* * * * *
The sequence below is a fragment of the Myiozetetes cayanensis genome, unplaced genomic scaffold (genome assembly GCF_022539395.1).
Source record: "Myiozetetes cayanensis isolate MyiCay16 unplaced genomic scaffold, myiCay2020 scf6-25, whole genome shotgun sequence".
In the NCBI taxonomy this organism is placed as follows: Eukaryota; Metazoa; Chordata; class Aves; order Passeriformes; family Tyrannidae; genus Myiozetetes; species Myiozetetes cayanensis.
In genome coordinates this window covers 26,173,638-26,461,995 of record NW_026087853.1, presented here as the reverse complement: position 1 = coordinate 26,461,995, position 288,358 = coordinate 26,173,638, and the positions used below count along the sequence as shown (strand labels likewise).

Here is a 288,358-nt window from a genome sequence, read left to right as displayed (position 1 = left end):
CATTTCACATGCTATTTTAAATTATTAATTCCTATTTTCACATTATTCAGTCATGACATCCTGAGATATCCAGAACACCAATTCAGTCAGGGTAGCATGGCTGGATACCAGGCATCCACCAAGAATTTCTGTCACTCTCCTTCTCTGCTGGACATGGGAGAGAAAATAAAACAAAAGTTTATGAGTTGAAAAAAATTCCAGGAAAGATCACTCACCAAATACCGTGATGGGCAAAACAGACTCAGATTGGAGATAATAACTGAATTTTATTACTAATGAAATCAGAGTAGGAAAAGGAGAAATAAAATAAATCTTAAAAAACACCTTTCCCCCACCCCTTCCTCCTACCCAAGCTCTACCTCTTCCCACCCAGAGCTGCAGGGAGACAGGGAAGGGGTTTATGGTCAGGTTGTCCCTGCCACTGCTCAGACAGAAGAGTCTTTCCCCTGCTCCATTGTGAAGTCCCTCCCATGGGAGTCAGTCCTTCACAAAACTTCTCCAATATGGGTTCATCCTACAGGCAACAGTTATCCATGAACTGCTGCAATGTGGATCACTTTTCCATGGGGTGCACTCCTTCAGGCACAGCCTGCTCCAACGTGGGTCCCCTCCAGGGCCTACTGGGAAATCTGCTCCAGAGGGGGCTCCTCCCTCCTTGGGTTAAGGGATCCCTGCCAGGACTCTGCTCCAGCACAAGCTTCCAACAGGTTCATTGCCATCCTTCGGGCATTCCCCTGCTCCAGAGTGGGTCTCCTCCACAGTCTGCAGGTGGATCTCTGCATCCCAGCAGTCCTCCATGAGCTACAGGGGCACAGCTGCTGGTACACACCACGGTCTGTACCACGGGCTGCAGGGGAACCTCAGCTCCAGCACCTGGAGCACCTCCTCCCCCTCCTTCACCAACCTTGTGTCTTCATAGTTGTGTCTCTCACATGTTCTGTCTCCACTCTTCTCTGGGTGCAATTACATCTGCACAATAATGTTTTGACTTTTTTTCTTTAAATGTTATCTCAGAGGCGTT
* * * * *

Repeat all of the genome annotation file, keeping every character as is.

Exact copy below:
The sequence below is a fragment of the Myiozetetes cayanensis genome, unplaced genomic scaffold (genome assembly GCF_022539395.1).
Source record: "Myiozetetes cayanensis isolate MyiCay16 unplaced genomic scaffold, myiCay2020 scf6-25, whole genome shotgun sequence".
In the NCBI taxonomy this organism is placed as follows: Eukaryota; Metazoa; Chordata; class Aves; order Passeriformes; family Tyrannidae; genus Myiozetetes; species Myiozetetes cayanensis.
In genome coordinates this window covers 26,173,638-26,461,995 of record NW_026087853.1, presented here as the reverse complement: position 1 = coordinate 26,461,995, position 288,358 = coordinate 26,173,638, and the positions used below count along the sequence as shown (strand labels likewise).

Here is a 288,358-nt window from a genome sequence, read left to right as displayed (position 1 = left end):
CATTTCACATGCTATTTTAAATTATTAATTCCTATTTTCACATTATTCAGTCATGACATCCTGAGATATCCAGAACACCAATTCAGTCAGGGTAGCATGGCTGGATACCAGGCATCCACCAAGAATTTCTGTCACTCTCCTTCTCTGCTGGACATGGGAGAGAAAATAAAACAAAAGTTTATGAGTTGAAAAAAATTCCAGGAAAGATCACTCACCAAATACCGTGATGGGCAAAACAGACTCAGATTGGAGATAATAACTGAATTTTATTACTAATGAAATCAGAGTAGGAAAAGGAGAAATAAAATAAATCTTAAAAAACACCTTTCCCCCACCCCTTCCTCCTACCCAAGCTCTACCTCTTCCCACCCAGAGCTGCAGGGAGACAGGGAAGGGGTTTATGGTCAGGTTGTCCCTGCCACTGCTCAGACAGAAGAGTCTTTCCCCTGCTCCATTGTGAAGTCCCTCCCATGGGAGTCAGTCCTTCACAAAACTTCTCCAATATGGGTTCATCCTACAGGCAACAGTTATCCATGAACTGCTGCAATGTGGATCACTTTTCCATGGGGTGCACTCCTTCAGGCACAGCCTGCTCCAACGTGGGTCCCCTCCAGGGCCTACTGGGAAATCTGCTCCAGAGGGGGCTCCTCCCTCCTTGGGTTAAGGGATCCCTGCCAGGACTCTGCTCCAGCACAAGCTTCCAACAGGTTCATTGCCATCCTTCGGGCATTCCCCTGCTCCAGAGTGGGTCTCCTCCACAGTCTGCAGGTGGATCTCTGCATCCCAGCAGTCCTCCATGAGCTACAGGGGCACAGCTGCTGGTACACACCACGGTCTGTACCACGGGCTGCAGGGGAACCTCAGCTCCAGCACCTGGAGCACCTCCTCCCCCTCCTTCACCAACCTTGTGTCTTCATAGTTGTGTCTCTCACATGTTCTGTCTCCACTCTTCTCTGGGTGCAATTACATCTGCACAATAATGTTTTGACTTTTTTTCTTTAAATGTTATCTCAGAGGCGTT